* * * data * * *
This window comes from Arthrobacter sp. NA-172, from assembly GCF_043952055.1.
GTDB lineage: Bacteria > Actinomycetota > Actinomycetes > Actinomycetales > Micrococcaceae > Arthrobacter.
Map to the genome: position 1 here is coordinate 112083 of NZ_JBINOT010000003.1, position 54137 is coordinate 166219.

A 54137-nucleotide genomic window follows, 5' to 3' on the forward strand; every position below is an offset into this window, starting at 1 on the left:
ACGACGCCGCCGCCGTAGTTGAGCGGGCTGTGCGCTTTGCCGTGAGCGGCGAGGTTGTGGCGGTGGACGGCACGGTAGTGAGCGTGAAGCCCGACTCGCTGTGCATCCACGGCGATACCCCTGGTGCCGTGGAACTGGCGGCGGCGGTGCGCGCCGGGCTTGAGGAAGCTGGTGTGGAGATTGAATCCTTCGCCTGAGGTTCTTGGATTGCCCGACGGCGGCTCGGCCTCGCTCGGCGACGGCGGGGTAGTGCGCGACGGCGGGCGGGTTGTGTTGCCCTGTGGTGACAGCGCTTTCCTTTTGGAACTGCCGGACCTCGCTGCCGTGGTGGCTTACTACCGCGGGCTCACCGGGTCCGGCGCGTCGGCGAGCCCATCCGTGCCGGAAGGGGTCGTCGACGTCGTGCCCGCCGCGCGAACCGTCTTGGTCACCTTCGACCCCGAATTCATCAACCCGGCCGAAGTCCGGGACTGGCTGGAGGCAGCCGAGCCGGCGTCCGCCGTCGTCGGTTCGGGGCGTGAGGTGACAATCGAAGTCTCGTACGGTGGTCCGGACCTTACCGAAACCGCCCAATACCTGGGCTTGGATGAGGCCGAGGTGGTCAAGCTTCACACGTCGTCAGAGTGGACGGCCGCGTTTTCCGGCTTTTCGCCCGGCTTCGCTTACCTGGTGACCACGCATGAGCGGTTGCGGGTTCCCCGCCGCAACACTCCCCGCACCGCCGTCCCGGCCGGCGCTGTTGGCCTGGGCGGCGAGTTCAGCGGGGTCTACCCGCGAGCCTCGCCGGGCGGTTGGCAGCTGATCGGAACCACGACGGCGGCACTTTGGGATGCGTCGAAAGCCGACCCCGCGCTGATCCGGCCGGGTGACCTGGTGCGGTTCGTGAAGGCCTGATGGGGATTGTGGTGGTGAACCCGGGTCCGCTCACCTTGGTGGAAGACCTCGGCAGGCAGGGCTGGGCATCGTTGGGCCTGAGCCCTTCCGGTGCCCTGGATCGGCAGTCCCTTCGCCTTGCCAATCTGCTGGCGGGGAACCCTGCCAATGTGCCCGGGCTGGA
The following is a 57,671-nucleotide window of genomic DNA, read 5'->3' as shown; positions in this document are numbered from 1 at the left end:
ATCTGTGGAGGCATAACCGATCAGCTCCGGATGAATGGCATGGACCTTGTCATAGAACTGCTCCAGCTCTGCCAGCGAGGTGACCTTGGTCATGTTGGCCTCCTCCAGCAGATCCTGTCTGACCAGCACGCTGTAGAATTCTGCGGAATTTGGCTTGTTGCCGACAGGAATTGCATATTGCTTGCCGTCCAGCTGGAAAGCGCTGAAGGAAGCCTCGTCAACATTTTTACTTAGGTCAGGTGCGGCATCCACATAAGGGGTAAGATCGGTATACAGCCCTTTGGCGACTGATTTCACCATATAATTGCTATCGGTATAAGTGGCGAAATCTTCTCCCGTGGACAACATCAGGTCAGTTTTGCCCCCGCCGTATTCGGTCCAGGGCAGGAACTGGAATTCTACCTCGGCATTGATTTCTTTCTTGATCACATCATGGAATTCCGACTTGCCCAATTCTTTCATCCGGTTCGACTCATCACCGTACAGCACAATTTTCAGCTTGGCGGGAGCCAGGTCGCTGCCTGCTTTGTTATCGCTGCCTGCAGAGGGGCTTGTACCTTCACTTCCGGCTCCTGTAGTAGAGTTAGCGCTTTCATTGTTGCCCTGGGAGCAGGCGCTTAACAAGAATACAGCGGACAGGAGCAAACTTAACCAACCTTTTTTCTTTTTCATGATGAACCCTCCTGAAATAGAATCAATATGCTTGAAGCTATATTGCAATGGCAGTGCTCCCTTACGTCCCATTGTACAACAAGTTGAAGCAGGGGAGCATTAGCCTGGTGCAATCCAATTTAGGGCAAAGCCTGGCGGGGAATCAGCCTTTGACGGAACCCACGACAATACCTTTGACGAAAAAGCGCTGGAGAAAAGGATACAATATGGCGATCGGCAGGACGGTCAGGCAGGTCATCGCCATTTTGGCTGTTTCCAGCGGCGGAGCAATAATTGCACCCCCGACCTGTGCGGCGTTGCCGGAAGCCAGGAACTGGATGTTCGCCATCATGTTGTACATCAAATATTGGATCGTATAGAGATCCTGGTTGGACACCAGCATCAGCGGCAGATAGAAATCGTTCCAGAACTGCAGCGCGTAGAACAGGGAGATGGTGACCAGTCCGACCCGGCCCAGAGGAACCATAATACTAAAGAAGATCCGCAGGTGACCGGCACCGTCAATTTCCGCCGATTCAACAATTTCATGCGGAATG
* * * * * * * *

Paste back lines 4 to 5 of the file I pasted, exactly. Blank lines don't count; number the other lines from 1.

A 54137-nucleotide genomic window follows, 5' to 3' on the forward strand; every position below is an offset into this window, starting at 1 on the left:
ACGACGCCGCCGCCGTAGTTGAGCGGGCTGTGCGCTTTGCCGTGAGCGGCGAGGTTGTGGCGGTGGACGGCACGGTAGTGAGCGTGAAGCCCGACTCGCTGTGCATCCACGGCGATACCCCTGGTGCCGTGGAACTGGCGGCGGCGGTGCGCGCCGGGCTTGAGGAAGCTGGTGTGGAGATTGAATCCTTCGCCTGAGGTTCTTGGATTGCCCGACGGCGGCTCGGCCTCGCTCGGCGACGGCGGGGTAGTGCGCGACGGCGGGCGGGTTGTGTTGCCCTGTGGTGACAGCGCTTTCCTTTTGGAACTGCCGGACCTCGCTGCCGTGGTGGCTTACTACCGCGGGCTCACCGGGTCCGGCGCGTCGGCGAGCCCATCCGTGCCGGAAGGGGTCGTCGACGTCGTGCCCGCCGCGCGAACCGTCTTGGTCACCTTCGACCCCGAATTCATCAACCCGGCCGAAGTCCGGGACTGGCTGGAGGCAGCCGAGCCGGCGTCCGCCGTCGTCGGTTCGGGGCGTGAGGTGACAATCGAAGTCTCGTACGGTGGTCCGGACCTTACCGAAACCGCCCAATACCTGGGCTTGGATGAGGCCGAGGTGGTCAAGCTTCACACGTCGTCAGAGTGGACGGCCGCGTTTTCCGGCTTTTCGCCCGGCTTCGCTTACCTGGTGACCACGCATGAGCGGTTGCGGGTTCCCCGCCGCAACACTCCCCGCACCGCCGTCCCGGCCGGCGCTGTTGGCCTGGGCGGCGAGTTCAGCGGGGTCTACCCGCGAGCCTCGCCGGGCGGTTGGCAGCTGATCGGAACCACGACGGCGGCACTTTGGGATGCGTCGAAAGCCGACCCCGCGCTGATCCGGCCGGGTGACCTGGTGCGGTTCGTGAAGGCCTGATGGGGATTGTGGTGGTGAACCCGGGTCCGCTCACCTTGGTGGAAGACCTCGGCAGGCAGGGCTGGGCATCGTTGGGCCTGAGCCCTTCCGGTGCCCTGGATCGGCAGTCCCTTCGCCTTGCCAATCTGCTGGCGGGGAACCCTGCCAATGTGCCCGGGCTGGA